Waldo sold off the dairy cattle and concentrated on chickens, calling his business Chick's Poultry Farm. In the 1920s he had 6000 chickens, a sizable operation for the times. By the 1940s Waldo had become a major figure among poultry producers. In 1950 he was elected president of the Northeastern Poultry Producers Council and a delegate from Maine to the American Farm Bureau Federation.
Chick's Chicken Barbecues It was around this same time that Waldo got involved in chicken barbecues as a way to promote poultry. It started with Belfast Broiler Day, where he and 100 other amateurs sweated over cement block barbecue pits to turn out 6000 chicken dinners. In those days, they cooked the birds on a roll of wire fencing laid over cement blocks. Some of the cooks went down the line turning each broiler with a fork. Others stroked their way along with barbecue sauce smeared on with paint brushes.
The frustrated engineer, Waldo knew he could design a better way. He invented and made in his blacksmith shop a whole new system of doing mass chicken barbecues. Instead of the old galvanized wire fencing, Waldo made large hinged stainless steel grills which each held 36 half-chickens and had long handles by which two helpers could flip the grill over, turning all 36 halves at once. For the sauce, Waldo mixed his own in three-gallon stainless steel spray tanks. With this equipment, one man could walk along the pits saucing the birds faster and better than a dozen "painters" had before.
The MacDonalds Join In Before long, Waldo was in great demand to supervise more and more large chicken barbecues throughout Maine and over the eastern seaboard from Homestead, Florida, to Fort Fairfield. (He helped start numerous local barbecue traditions, such as the annual fundraising barbecues in Bowdoinham, Maine.) Waldo's neighbors Charlie and Mildred MacDonald, along with their two sons, worked for Waldo in the early 1950s, helping him stage barbecues. Then in the summer of 1957, Waldo's wife Faye died. Waldo left Maine for a while, spending the next couple of years traveling to put on mass chicken barbecues. He hired the MacDonalds to run the farm while he was gone. When he came back home in 1959 he asked them to stay on, so they did, helping him run the farm for many years. Their son Charles Jr and his wife Nadyne built a house on the farm and lived there with children Marilyn and Chuck, eventually taking over the barbecue business when Waldo retired.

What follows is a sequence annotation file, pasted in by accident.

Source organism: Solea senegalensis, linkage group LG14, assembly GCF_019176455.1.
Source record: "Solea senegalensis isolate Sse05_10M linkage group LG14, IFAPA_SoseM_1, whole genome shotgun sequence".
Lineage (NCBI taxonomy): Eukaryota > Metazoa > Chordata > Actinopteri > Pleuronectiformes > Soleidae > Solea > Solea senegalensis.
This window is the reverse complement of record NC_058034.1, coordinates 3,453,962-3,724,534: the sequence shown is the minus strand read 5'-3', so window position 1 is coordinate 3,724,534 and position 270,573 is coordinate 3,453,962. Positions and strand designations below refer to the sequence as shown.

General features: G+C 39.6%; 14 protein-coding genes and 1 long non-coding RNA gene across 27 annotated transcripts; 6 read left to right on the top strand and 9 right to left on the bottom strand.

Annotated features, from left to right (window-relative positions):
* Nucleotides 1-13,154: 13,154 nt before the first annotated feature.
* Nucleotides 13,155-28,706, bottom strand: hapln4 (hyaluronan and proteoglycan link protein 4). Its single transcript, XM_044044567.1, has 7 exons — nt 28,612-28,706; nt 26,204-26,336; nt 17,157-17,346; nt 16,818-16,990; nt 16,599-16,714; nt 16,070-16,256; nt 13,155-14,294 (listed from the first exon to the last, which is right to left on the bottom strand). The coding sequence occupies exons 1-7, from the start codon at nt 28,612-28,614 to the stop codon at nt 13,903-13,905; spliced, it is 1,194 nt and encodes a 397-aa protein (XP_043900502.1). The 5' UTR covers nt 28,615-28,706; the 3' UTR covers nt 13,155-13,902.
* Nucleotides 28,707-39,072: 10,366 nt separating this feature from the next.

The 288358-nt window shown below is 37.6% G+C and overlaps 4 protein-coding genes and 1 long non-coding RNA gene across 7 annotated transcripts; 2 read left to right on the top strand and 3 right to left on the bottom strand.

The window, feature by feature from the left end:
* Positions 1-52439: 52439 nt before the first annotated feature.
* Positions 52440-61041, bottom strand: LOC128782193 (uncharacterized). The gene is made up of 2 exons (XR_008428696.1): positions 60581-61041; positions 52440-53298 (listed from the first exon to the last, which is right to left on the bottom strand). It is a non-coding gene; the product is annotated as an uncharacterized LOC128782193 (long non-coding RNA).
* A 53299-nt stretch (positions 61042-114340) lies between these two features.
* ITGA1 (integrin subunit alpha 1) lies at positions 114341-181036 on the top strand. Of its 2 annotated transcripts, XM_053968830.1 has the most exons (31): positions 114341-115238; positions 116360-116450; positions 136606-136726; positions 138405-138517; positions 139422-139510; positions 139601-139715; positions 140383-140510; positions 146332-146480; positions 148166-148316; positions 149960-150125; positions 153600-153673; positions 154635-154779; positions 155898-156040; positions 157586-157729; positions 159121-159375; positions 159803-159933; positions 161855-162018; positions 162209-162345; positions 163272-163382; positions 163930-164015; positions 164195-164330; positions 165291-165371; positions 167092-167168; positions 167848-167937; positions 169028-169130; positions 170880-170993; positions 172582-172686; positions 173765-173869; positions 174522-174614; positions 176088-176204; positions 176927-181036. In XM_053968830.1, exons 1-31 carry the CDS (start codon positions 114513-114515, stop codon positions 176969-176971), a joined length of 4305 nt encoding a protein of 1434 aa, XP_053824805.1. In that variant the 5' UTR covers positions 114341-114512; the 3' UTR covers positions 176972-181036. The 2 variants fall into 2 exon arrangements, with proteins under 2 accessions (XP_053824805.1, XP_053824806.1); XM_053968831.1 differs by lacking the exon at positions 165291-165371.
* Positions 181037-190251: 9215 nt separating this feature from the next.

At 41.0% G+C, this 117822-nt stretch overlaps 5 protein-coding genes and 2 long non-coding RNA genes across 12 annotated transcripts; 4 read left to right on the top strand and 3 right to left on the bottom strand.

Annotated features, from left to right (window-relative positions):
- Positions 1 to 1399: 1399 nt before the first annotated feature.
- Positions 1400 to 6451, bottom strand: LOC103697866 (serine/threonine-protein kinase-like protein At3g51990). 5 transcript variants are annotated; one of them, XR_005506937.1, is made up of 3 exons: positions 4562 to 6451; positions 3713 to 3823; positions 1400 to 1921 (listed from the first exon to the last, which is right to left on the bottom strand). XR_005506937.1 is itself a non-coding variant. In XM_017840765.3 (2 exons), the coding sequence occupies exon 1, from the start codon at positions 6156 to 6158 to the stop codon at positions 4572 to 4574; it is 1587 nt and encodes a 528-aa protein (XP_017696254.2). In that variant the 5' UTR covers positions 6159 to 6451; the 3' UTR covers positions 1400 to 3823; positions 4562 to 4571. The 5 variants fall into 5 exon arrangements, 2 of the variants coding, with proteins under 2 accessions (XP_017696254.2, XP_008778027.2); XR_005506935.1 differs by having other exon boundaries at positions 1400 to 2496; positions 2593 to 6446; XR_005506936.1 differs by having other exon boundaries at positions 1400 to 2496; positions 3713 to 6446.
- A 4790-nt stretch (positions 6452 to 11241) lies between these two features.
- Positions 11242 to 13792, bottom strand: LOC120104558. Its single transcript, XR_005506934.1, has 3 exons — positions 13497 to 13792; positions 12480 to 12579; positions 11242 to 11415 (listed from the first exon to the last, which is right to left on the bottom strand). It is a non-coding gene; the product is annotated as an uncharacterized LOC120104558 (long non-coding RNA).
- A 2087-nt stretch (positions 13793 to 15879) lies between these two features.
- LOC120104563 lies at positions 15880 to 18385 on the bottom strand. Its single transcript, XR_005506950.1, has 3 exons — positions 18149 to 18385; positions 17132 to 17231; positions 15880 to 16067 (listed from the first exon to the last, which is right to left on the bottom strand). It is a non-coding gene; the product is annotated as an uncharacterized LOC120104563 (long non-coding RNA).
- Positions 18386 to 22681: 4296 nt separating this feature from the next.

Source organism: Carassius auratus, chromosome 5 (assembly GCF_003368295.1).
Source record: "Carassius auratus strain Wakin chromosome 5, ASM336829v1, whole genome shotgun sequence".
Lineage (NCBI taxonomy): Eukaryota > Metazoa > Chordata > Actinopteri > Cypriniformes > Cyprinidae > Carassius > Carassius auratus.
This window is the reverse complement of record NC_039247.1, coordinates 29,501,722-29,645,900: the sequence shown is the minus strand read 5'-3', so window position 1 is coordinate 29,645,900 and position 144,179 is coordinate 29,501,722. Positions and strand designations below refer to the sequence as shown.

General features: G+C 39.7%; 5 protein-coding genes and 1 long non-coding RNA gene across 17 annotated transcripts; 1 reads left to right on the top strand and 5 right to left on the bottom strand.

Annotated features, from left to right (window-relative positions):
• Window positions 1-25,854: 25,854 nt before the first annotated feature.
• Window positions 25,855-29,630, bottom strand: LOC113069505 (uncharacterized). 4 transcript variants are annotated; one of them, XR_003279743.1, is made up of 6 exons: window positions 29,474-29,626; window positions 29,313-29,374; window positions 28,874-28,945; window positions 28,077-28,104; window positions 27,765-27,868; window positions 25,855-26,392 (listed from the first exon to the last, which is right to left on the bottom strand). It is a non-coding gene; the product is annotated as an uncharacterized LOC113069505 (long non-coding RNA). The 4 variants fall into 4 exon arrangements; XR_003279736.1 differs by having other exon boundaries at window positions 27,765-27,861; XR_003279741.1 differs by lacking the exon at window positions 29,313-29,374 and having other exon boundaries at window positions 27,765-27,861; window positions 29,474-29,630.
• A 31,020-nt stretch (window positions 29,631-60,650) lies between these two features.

When people ask Marilyn if she is a Chick, she says, "well, not officially, but..." – a reflection of the close bond that developed between Waldo Chick and the MacDonalds. As Marilyn puts it, "In effect, he adopted us and we adopted him. He was a remarkable man, kind and generous. He treated me as he would have his own granddaughter, and to this day I miss him very much."
The Farm's Future Protected With Waldo Chick's death in 1988, the farm passed to Charlie and Mildred MacDonald. After Mildred's death in 1992, we bought the farm from Charlie. In 1996 we granted a conservation easement to the Great Works Regional Land Trust to ensure that Chick Farm's 190 acres can continue to be productive farmland and valuable wildlife habitat for generations to come. And when we revived the farm business in 2001, there was never any question about the name of our farm. Not MacDonald's Farm, not Stanley Farm, but Chick Farm – to honor Waldo's memory and his lasting impact on those around him.